December 11, 2005

Cartoons, Culture and Copyright [1:41 pm]

From an NYTimes review of a DVD release: DVD: The Bear Who Was There at the Start of It All

IN a courtroom scene from “The Simpsons” that has since entered into the television canon, an argument over the ownership of the animated characters Itchy and Scratchy rapidly escalates into an existential debate on the very nature of cartoons. “Animation is built on plagiarism!” declares the show’s hot-tempered cartoon-producer-within-a-cartoon, Roger Myers Jr. “You take away our right to steal ideas, where are they going to come from?”

It’s hard to imagine here that the flesh-and-blood producers of “The Simpsons” weren’t pointing their fingers, squarely but affectionately, at the legendary animators William Hanna and Joseph Barbera, and their enduring ursine mascot, Yogi Bear. From his debut in 1958 on “The Huckleberry Hound Show,” Yogi never missed an opportunity to announce that he was smarter than the average bear. He seems to have outwitted a few copyright lawyers along the way: he took his moniker from the celebrated Yankees catcher, of course, and his tilted porkpie hat, his tie, his sonorous voice and his hipster mannerisms from Art Carney’s portrayal of Ed Norton on “The Honeymooners.” And didn’t his anthropomorphic, picnic basket-robbing, park-ranger-outwitting antics suggest the work of another popular cartoon studio, doc?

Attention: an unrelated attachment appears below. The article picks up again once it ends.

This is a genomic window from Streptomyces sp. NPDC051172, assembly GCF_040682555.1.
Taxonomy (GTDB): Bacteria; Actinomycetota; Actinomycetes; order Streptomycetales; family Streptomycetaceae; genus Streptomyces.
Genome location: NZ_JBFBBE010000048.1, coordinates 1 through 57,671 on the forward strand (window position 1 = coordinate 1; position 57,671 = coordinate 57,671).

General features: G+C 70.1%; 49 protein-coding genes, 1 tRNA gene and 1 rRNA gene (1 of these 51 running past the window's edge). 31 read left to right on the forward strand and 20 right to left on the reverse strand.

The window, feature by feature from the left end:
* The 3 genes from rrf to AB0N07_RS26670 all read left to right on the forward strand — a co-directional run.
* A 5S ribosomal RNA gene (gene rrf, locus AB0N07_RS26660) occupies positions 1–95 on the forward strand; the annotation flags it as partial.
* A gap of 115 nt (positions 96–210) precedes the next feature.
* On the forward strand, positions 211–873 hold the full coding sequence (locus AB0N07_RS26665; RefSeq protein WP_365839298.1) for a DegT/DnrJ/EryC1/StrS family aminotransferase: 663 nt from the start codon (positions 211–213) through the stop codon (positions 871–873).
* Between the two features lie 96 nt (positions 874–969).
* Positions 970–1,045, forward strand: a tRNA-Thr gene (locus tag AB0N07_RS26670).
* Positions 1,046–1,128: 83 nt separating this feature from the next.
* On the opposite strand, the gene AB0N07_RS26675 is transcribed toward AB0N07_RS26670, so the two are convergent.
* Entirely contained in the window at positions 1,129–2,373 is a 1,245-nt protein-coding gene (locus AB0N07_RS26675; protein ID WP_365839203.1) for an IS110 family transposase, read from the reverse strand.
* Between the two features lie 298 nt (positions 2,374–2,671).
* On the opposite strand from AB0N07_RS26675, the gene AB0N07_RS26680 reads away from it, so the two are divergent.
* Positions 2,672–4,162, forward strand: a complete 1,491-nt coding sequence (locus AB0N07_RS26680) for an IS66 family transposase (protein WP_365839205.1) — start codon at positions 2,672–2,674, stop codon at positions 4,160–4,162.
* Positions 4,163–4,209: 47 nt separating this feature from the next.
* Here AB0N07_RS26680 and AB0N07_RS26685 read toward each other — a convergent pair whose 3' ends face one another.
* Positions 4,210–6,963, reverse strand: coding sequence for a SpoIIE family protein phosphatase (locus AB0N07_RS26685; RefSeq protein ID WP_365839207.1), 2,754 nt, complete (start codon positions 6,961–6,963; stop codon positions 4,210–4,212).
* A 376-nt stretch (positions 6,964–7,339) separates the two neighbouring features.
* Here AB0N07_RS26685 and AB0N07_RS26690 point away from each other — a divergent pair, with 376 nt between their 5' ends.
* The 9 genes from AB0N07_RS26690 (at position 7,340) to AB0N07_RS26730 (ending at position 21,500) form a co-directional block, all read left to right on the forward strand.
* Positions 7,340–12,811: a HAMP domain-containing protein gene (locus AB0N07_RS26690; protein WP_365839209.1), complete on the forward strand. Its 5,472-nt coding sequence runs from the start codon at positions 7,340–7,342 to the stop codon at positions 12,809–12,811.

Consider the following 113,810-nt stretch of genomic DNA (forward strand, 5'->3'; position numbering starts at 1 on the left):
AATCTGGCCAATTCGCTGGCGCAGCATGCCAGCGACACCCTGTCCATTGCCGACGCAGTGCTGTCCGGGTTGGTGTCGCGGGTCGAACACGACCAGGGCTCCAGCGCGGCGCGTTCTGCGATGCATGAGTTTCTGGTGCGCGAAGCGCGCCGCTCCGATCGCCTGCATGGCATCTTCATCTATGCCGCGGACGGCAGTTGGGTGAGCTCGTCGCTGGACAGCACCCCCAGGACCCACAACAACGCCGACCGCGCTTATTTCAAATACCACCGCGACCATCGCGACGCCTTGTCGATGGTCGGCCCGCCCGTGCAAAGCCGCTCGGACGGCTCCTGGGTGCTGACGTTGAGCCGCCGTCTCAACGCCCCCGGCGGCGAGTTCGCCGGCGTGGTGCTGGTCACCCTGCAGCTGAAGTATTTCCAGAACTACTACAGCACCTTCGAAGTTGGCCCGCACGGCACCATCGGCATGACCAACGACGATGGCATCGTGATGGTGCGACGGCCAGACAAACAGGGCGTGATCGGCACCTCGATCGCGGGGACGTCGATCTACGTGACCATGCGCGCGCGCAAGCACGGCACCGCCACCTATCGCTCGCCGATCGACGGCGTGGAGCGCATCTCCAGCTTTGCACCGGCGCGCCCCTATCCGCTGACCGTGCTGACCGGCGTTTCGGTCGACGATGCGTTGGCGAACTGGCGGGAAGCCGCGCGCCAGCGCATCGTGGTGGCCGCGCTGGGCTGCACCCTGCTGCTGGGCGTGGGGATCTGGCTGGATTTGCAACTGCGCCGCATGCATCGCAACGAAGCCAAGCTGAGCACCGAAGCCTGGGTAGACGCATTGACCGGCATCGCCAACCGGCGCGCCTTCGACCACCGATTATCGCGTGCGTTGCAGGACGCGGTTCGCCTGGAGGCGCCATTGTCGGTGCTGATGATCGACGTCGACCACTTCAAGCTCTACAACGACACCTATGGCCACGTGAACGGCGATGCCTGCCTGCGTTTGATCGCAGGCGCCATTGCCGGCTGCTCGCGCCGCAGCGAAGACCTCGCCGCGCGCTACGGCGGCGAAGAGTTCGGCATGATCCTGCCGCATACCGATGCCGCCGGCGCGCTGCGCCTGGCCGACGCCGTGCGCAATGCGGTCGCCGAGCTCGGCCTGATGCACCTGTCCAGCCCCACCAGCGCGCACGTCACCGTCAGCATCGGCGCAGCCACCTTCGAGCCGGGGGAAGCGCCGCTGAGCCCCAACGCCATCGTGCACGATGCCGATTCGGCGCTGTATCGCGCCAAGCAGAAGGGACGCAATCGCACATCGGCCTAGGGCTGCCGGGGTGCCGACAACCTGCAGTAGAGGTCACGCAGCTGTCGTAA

Despite - or perhaps because of - his many obvious appropriations, Yogi became Hanna-Barbera’s first breakout star, earning his own TV series in 1961 (”The Yogi Bear Show,” newly released on DVD from Warner Home Video). [...]

[...] In an uncharitable worldview, it’s possible to see Hanna-Barbera as black marketers of animation, repackaging properties they didn’t create for viewers who wouldn’t recognize knockoffs when they saw them. But it’s far more reasonable to think of them as innovators, who, at the birth of what we now know as American popular culture, while working in a medium that was meant to appeal simultaneously to children and adults, were just discovering the power of the pop-cultural reference. To his youthful audience, Yogi Bear was a funny-talking woodland creature, but to grown-ups, he was a signifier - a wink and a nod that told them they were allowed to be in on the joke, too.

If we’re really going to give credit where it’s due, then let’s acknowledge Hanna-Barbera for establishing a tradition of cultural homage that has shaped animation for the better.

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